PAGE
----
Neither Panacea, Placebo, Nor Poison: Examining the Rise of Anti-Unemployment Discrimination Laws
39 Pages Posted: 15 Oct 2012 Last revised: 20 Aug 2017
Date Written: October 5, 2012
Within the past several years, dozens of news stories have described employers refusing to consider currently unemployed candidates for job openings. In response to this perceived trend, about twenty states and the federal government have passed, or are considering, legislation designed to prohibit employers from discriminating against individuals based on their employment status.
This articles details the proposed and passed legislation, identifies the factors driving it, and analyzes its potential ramifications. After surveying the field of legislation, I contend that it is unreasonable to project that the laws will significantly reduce unemployment because there is only anecdotal data regarding the prevalence of discrimination against unemployed candidates in hiring and, regardless of the frequency of such a practice, none of the proposed or passed legislation directly promotes job creation. But I argue that the anti-unemployment discrimination legislation is a positive example of interest convergence in that it benefits the economy by reducing arbitrary discrimination in hiring and long-term unemployment, expresses a set of social values, and protects members of constitutionally-protected groups who likely are disproportionately impacted by current-employment requirements. I then discuss why the concerns advanced by the business community are overstated given the generally limited scope of the legislation, the lack of a private right of action, and legally-approved uses of employment status as a proxy for characteristics about which a business might reasonably care. In sum, when taking an objective look, the anti-unemployment discrimination legislation is neither panacea, placebo, nor poison.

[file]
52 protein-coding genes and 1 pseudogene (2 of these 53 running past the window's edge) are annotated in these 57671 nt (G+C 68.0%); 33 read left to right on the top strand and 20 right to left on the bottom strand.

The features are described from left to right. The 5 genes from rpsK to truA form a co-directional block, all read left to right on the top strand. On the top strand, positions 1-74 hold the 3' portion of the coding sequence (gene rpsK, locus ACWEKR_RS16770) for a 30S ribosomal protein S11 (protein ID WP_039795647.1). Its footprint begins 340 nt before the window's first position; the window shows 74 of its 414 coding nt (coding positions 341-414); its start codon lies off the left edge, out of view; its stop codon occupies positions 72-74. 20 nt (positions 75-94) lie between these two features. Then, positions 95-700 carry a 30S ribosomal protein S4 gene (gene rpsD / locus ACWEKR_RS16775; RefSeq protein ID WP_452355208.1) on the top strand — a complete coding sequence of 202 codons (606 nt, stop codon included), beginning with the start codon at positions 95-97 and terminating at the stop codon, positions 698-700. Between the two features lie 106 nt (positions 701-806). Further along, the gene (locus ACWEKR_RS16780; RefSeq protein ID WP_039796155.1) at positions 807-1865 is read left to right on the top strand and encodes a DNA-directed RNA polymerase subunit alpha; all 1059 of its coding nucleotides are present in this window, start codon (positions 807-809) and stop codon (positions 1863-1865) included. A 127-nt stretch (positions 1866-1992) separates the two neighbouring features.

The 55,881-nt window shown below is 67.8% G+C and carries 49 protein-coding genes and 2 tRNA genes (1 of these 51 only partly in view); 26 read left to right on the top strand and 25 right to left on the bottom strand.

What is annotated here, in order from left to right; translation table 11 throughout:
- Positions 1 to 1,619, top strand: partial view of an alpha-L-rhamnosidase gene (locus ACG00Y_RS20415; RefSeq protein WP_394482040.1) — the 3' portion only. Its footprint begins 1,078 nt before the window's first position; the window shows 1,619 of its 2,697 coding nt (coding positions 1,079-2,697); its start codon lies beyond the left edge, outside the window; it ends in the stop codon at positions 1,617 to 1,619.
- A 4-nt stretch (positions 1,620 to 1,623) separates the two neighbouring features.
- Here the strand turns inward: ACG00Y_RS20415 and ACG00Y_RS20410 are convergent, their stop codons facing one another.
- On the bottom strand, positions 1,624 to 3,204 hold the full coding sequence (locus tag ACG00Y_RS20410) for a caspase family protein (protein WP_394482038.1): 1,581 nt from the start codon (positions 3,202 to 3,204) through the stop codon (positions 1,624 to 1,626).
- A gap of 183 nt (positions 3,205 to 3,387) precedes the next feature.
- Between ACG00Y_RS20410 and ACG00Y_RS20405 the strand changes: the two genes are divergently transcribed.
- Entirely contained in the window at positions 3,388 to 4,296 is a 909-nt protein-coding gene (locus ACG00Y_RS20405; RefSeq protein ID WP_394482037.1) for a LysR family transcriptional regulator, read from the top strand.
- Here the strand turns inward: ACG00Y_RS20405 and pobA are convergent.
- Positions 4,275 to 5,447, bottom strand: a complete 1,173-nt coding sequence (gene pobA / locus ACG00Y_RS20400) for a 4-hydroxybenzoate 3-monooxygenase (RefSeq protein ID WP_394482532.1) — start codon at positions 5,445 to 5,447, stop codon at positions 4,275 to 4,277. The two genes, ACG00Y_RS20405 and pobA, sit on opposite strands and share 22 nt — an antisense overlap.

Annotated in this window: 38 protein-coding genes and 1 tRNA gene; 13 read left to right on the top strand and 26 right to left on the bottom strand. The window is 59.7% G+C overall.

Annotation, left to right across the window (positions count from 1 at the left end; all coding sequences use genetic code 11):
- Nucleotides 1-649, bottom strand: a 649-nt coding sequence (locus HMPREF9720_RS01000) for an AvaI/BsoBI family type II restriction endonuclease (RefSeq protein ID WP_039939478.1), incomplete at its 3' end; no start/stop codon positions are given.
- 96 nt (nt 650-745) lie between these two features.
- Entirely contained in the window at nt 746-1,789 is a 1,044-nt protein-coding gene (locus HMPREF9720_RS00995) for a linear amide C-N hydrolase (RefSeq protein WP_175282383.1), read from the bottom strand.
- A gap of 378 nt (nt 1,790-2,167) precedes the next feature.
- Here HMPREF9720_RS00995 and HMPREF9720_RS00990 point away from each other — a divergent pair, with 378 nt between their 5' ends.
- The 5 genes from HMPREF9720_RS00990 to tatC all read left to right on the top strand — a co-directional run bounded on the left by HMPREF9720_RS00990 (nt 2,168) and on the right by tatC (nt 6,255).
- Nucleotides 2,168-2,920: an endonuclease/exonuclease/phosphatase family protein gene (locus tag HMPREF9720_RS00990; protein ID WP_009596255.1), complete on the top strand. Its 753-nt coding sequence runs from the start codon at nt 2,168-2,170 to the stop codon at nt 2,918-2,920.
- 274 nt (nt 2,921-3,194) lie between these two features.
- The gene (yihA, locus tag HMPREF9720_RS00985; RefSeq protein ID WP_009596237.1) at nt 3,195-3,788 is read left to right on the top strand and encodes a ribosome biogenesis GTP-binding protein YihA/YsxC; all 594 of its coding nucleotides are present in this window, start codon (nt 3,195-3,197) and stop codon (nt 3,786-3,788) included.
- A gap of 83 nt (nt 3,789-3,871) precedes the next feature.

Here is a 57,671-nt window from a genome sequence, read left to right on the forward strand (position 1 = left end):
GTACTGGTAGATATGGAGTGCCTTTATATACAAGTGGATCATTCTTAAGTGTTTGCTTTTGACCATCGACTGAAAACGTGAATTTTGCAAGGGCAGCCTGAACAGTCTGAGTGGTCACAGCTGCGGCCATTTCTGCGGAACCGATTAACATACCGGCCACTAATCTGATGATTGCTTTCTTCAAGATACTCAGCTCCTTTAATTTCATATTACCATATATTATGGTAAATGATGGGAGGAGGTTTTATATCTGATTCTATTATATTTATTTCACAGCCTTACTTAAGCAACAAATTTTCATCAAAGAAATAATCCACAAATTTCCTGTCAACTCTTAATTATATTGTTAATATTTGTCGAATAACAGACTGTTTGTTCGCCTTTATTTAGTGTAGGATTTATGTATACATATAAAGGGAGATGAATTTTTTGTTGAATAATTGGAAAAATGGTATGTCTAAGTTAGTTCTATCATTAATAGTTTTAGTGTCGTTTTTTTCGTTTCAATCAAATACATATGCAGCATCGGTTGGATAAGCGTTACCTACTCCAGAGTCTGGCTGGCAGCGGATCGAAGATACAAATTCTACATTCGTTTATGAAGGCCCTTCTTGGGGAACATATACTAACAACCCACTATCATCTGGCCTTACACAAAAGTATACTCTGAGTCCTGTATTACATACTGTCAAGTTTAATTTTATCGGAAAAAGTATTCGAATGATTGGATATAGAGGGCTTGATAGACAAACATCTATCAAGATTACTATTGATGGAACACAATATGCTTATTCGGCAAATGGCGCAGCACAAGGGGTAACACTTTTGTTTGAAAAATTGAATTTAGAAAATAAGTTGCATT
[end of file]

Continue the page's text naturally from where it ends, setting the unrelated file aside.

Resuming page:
Keywords: employment, hiring, unemployment, discrimination, disparate impact, anti-unemployment, discriminatory
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